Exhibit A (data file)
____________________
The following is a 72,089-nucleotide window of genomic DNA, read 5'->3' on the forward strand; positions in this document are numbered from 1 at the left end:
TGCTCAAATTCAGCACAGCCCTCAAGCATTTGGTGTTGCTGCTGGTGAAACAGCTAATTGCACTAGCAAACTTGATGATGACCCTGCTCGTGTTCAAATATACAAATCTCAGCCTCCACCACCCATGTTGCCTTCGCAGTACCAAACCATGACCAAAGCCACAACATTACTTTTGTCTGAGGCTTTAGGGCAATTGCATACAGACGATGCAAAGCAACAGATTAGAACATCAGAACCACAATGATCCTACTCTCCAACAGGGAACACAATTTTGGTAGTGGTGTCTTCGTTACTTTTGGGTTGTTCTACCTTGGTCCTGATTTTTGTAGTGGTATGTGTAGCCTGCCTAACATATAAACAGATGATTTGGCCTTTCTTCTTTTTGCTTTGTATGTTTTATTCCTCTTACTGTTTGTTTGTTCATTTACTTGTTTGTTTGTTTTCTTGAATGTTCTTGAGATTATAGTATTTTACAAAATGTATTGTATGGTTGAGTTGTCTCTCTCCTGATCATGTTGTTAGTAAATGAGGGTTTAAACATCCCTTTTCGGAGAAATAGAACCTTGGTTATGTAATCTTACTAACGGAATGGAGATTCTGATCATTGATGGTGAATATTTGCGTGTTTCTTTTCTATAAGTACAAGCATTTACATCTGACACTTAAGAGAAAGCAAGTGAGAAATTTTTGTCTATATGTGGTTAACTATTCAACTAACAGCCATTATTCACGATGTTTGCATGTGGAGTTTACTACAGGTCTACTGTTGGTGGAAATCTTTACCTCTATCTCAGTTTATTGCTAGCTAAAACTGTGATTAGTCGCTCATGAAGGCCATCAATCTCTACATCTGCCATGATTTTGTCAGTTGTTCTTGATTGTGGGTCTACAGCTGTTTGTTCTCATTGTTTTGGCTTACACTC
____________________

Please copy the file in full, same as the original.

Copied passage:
The following is a 72,089-nucleotide window of genomic DNA, read 5'->3' on the forward strand; positions in this document are numbered from 1 at the left end:
TGCTCAAATTCAGCACAGCCCTCAAGCATTTGGTGTTGCTGCTGGTGAAACAGCTAATTGCACTAGCAAACTTGATGATGACCCTGCTCGTGTTCAAATATACAAATCTCAGCCTCCACCACCCATGTTGCCTTCGCAGTACCAAACCATGACCAAAGCCACAACATTACTTTTGTCTGAGGCTTTAGGGCAATTGCATACAGACGATGCAAAGCAACAGATTAGAACATCAGAACCACAATGATCCTACTCTCCAACAGGGAACACAATTTTGGTAGTGGTGTCTTCGTTACTTTTGGGTTGTTCTACCTTGGTCCTGATTTTTGTAGTGGTATGTGTAGCCTGCCTAACATATAAACAGATGATTTGGCCTTTCTTCTTTTTGCTTTGTATGTTTTATTCCTCTTACTGTTTGTTTGTTCATTTACTTGTTTGTTTGTTTTCTTGAATGTTCTTGAGATTATAGTATTTTACAAAATGTATTGTATGGTTGAGTTGTCTCTCTCCTGATCATGTTGTTAGTAAATGAGGGTTTAAACATCCCTTTTCGGAGAAATAGAACCTTGGTTATGTAATCTTACTAACGGAATGGAGATTCTGATCATTGATGGTGAATATTTGCGTGTTTCTTTTCTATAAGTACAAGCATTTACATCTGACACTTAAGAGAAAGCAAGTGAGAAATTTTTGTCTATATGTGGTTAACTATTCAACTAACAGCCATTATTCACGATGTTTGCATGTGGAGTTTACTACAGGTCTACTGTTGGTGGAAATCTTTACCTCTATCTCAGTTTATTGCTAGCTAAAACTGTGATTAGTCGCTCATGAAGGCCATCAATCTCTACATCTGCCATGATTTTGTCAGTTGTTCTTGATTGTGGGTCTACAGCTGTTTGTTCTCATTGTTTTGGCTTACACTC